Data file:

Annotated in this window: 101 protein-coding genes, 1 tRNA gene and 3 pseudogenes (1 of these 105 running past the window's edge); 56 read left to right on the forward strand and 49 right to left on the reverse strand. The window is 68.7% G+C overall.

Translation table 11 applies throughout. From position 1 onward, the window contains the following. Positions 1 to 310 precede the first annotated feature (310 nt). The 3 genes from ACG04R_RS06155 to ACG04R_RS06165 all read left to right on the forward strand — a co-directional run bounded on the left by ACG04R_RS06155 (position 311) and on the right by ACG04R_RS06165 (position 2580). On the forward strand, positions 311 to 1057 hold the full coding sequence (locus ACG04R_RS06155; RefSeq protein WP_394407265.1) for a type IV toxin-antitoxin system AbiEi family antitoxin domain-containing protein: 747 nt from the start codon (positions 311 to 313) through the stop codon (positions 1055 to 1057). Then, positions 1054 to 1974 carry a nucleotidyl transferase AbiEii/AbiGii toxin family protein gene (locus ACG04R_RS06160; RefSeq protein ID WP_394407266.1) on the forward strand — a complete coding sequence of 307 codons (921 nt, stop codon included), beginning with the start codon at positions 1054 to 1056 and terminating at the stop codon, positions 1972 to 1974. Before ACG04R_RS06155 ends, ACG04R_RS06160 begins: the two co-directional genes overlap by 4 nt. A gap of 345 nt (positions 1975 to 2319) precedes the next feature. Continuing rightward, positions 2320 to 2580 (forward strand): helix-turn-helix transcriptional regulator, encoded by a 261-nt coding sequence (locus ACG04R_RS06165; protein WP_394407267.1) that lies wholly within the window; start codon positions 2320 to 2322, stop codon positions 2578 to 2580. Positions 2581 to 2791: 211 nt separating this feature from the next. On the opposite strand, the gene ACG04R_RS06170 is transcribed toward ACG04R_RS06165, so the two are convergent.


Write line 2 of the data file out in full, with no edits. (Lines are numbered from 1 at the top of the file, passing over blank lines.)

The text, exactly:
Translation table 11 applies throughout. From position 1 onward, the window contains the following. Positions 1 to 310 precede the first annotated feature (310 nt). The 3 genes from ACG04R_RS06155 to ACG04R_RS06165 all read left to right on the forward strand — a co-directional run bounded on the left by ACG04R_RS06155 (position 311) and on the right by ACG04R_RS06165 (position 2580). On the forward strand, positions 311 to 1057 hold the full coding sequence (locus ACG04R_RS06155; RefSeq protein WP_394407265.1) for a type IV toxin-antitoxin system AbiEi family antitoxin domain-containing protein: 747 nt from the start codon (positions 311 to 313) through the stop codon (positions 1055 to 1057). Then, positions 1054 to 1974 carry a nucleotidyl transferase AbiEii/AbiGii toxin family protein gene (locus ACG04R_RS06160; RefSeq protein ID WP_394407266.1) on the forward strand — a complete coding sequence of 307 codons (921 nt, stop codon included), beginning with the start codon at positions 1054 to 1056 and terminating at the stop codon, positions 1972 to 1974. Before ACG04R_RS06155 ends, ACG04R_RS06160 begins: the two co-directional genes overlap by 4 nt. A gap of 345 nt (positions 1975 to 2319) precedes the next feature. Continuing rightward, positions 2320 to 2580 (forward strand): helix-turn-helix transcriptional regulator, encoded by a 261-nt coding sequence (locus ACG04R_RS06165; protein WP_394407267.1) that lies wholly within the window; start codon positions 2320 to 2322, stop codon positions 2578 to 2580. Positions 2581 to 2791: 211 nt separating this feature from the next. On the opposite strand, the gene ACG04R_RS06170 is transcribed toward ACG04R_RS06165, so the two are convergent.